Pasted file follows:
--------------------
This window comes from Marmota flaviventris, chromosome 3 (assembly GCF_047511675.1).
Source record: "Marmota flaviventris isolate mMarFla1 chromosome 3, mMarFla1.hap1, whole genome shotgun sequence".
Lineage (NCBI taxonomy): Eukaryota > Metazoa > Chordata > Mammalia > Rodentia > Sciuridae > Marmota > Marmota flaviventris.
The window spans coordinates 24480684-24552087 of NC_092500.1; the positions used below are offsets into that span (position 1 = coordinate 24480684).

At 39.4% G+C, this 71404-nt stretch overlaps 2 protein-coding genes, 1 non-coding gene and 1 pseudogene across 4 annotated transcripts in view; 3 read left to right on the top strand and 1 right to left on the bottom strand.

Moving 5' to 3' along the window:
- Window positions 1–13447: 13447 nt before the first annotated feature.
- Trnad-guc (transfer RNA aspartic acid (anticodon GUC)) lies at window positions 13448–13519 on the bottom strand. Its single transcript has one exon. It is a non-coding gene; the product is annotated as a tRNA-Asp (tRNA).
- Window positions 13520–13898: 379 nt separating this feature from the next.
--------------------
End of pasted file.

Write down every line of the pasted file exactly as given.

This window comes from Marmota flaviventris, chromosome 3 (assembly GCF_047511675.1).
Source record: "Marmota flaviventris isolate mMarFla1 chromosome 3, mMarFla1.hap1, whole genome shotgun sequence".
Lineage (NCBI taxonomy): Eukaryota > Metazoa > Chordata > Mammalia > Rodentia > Sciuridae > Marmota > Marmota flaviventris.
The window spans coordinates 24480684-24552087 of NC_092500.1; the positions used below are offsets into that span (position 1 = coordinate 24480684).

At 39.4% G+C, this 71404-nt stretch overlaps 2 protein-coding genes, 1 non-coding gene and 1 pseudogene across 4 annotated transcripts in view; 3 read left to right on the top strand and 1 right to left on the bottom strand.

Moving 5' to 3' along the window:
- Window positions 1–13447: 13447 nt before the first annotated feature.
- Trnad-guc (transfer RNA aspartic acid (anticodon GUC)) lies at window positions 13448–13519 on the bottom strand. Its single transcript has one exon. It is a non-coding gene; the product is annotated as a tRNA-Asp (tRNA).
- Window positions 13520–13898: 379 nt separating this feature from the next.